SSCBC Cowes Regatta Team

Here is any update from David White and the team who competed in the 2K Global Team Race Regatta held at the Royal Yacht Squadron in Cowes, UK. After our successful campaign at the inaugural event at the New York Yacht Club last year, SSCBC is pleased to be representing Australia again. This regatta took place from 25-29 September 2019.

Day 1

The team assembled in Dublin, Ireland for training at the National Yacht Club in Dun Laoghaire. We were training in Elliot 6s with a focus on boat handling. This was mainly straightline boat speed which then built up to boat on boat tight manoeuvres. Getting clean off the start line will be a big priority. We aim to put this into our first practice regatta which is taking place tomorrow. Tomorrow is a big day with a 2K Regatta taking place at the Yacht Club. There are 5 teams taking part, two from the National Yacht Club, Royal Cork Yacht Club (who are travelling to Cowes) and a team made up of my friends from University who I sailed with years ago.

Day 2

We had a cracker day. Started off really well with Ireland beating Scotland at the Rugby! From there, we raced against 5 teams in light to medium conditions. We did 8 races in total with 6/8 wins which put us on top of the ladder board. Most importantly, it was the best practice we could have hoped for.

Day 3

Dublin unfortunately caved and it started raining. Building on the lessons from the Regatta the day before, the team shifted gears for some heavy wind training with gusts up to 28 knots hitting the water. Our team decided it would be beneficial to swap skippers for three practice races and find out the pros for the two different styles that they have.

When the big breeze hit, we did a couple of big upwinds to work on our straightline speed.

After a physical training session, the team are going to explore Dublin City and fly out for Cowes tomorrow.

Day 4

A bit of a mixed day. We had extremely windy conditions – “blow jibs off mast weather”.

The racing was initially postponed due to the high winds. We got out on the water for 10 o’clock in reefed sails.

Race 1 was against the Irish team. We ended up getting 1 2 and won that race.

Race 2 was against St Francis from San Francisco. Tom had an incredible race, but in the end, we lost it on the finish line. This was a bitter loss to swallow as they finished 3rd at last year’s event and it was there for the taking.

Race 3 was against the Dutch. After a commanding start, leaving one boat 50 meters behind we had boat gear failure with the head of our jib blowing out. We received redress for this race meaning we will have a resail.

Race 4 – Royal Thames Yacht Club (last year’s winners). After a pre start battle in 25+ knots, sadly our jib on a different boat blew out. This resulted in another resail.

This was the indicator that it was too windy to rave on and we were sent in.

Our sail in was an hour beat into the breeze that was 30+ knots.

Oddly enough, we were the only boat to break their jib head, and we did it twice.

Day 5

Another big day on the water. Today the weather started up in breeze ranging from 16 knots to 23 knot which isn’t ideal team racing conditions.

First race of the day was against the Dutch. Unfortunately, an eager start led to a 2 on 1 and the Dutch where victories.  This wasn’t ideal as we the same situation before are gybe blew down before.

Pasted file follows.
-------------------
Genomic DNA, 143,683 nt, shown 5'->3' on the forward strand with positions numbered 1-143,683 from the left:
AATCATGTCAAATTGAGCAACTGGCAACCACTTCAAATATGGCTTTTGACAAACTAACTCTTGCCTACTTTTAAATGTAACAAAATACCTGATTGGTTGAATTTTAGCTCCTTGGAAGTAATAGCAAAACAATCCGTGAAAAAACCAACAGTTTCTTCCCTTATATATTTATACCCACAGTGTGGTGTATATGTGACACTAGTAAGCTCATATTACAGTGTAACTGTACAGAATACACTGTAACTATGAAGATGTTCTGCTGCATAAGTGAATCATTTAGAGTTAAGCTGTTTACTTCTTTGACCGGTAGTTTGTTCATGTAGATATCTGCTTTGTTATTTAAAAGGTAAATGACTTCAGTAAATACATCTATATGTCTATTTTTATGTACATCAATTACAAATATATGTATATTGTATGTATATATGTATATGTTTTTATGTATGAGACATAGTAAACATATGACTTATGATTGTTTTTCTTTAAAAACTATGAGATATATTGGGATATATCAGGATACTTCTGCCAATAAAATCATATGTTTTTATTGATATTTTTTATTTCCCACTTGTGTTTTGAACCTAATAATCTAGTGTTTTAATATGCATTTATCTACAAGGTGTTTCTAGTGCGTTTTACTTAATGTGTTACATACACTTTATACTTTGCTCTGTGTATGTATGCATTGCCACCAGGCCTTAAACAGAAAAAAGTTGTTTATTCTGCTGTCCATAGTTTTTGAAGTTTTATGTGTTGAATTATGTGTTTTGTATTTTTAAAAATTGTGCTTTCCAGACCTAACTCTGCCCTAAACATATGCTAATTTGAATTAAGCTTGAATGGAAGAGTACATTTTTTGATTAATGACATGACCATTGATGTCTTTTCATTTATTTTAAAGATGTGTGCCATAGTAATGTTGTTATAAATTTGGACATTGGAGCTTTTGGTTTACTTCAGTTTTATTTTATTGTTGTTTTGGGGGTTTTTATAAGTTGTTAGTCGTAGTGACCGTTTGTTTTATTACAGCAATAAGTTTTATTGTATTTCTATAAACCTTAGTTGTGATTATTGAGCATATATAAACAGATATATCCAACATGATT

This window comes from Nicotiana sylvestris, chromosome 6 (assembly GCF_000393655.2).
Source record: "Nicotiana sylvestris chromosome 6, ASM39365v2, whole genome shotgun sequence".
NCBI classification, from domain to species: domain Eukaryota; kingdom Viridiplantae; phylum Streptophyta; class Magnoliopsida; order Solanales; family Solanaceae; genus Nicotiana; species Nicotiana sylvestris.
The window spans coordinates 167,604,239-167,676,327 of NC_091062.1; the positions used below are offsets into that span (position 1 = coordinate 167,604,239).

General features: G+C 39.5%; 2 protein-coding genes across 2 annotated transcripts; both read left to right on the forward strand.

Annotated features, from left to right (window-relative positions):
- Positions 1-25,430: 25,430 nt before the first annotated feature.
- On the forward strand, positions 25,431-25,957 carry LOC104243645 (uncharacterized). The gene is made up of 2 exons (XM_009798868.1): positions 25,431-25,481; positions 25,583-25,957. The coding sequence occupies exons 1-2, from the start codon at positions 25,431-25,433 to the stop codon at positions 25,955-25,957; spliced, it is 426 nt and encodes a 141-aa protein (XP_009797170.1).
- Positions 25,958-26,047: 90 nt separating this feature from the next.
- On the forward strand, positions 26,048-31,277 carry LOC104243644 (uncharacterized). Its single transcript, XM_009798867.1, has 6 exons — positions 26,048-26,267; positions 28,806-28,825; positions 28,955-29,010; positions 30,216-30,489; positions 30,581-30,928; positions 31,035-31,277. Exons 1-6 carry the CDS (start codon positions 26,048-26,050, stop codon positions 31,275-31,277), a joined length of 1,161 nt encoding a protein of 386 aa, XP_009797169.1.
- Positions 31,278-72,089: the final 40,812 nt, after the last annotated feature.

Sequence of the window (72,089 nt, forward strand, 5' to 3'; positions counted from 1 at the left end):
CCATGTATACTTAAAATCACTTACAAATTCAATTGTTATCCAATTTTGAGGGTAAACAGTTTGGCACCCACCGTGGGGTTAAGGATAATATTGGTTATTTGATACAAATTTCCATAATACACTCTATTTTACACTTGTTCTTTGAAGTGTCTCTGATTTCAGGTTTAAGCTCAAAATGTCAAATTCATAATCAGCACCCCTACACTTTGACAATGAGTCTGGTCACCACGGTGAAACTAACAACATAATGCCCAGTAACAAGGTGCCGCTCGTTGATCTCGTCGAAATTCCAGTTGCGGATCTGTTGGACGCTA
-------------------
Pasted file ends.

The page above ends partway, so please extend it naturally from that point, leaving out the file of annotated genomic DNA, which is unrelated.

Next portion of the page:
Next two races were similar. We were again at Newport harbour California and Newport Rhode Island. Both tier 1 teams and we were in a leading position on the upwind which is a big leap. Unfortunately, boat handling in 20+ plus knots got in the way of our plans.

The next two races were India and Germany. Thankfully we got rewarded for these races. The German race in particularly tight and decided on the finish line.

Racing then got abandoned when winds picked up to 30+ knots

Tomorrow we have 3 more races to complete our round robins. We have Arg, Japan and the Yacht Squadron and a re-race vs London Thames.

Day 6

Final day of sailing.

With a similar forecast/weather, we were sailing in the upper limits of these boats with gusts getting right up to 30 knots.

We ended up just doing four races today and finishing off one round robin. The first race was Japan. Sadly, this race was similar to the Irish rugby game in that the Japanese seized the right opportunity. After we led a 1 2 around the whole course, but on the final mark the Japanese snuck on the inside and pinned out one of our boats. The frustrating thing about high winds is we can’t play the tactical battle as much and boat handling comes through.

Next race, we had the Royal Yacht Squadron. This was the most frustrating races of the competition as we had again a 1, 2 for the entire course and on the last 30 meters, an umpire made a call that later was admitted as a mistake. Which again cost us the race. But that’s sport – not always perfect.

We faced Argentina next where we won 1,2.

Last race was Royal Thames who won that race convincingly in the high breeze.

Racing was then called with the round robin complete and wind getting up to 35 knots which is not team racing weather.

In the end, we finished up 9th overall which is a bit frustrating. Out of the 11 races we did, only two were in wind under 20 knots. In those races we beat Cork, who finished 5th, and Saint Francis, who just beat us on the finish line. So, we know we had more potential in our team racing skills and we have learnt how to sail keel boats in very heavy conditions.

We were lucky to get out given the forecast for the 3 days and the organisers certainly put their boats in harm’s way as we had travelled the distance.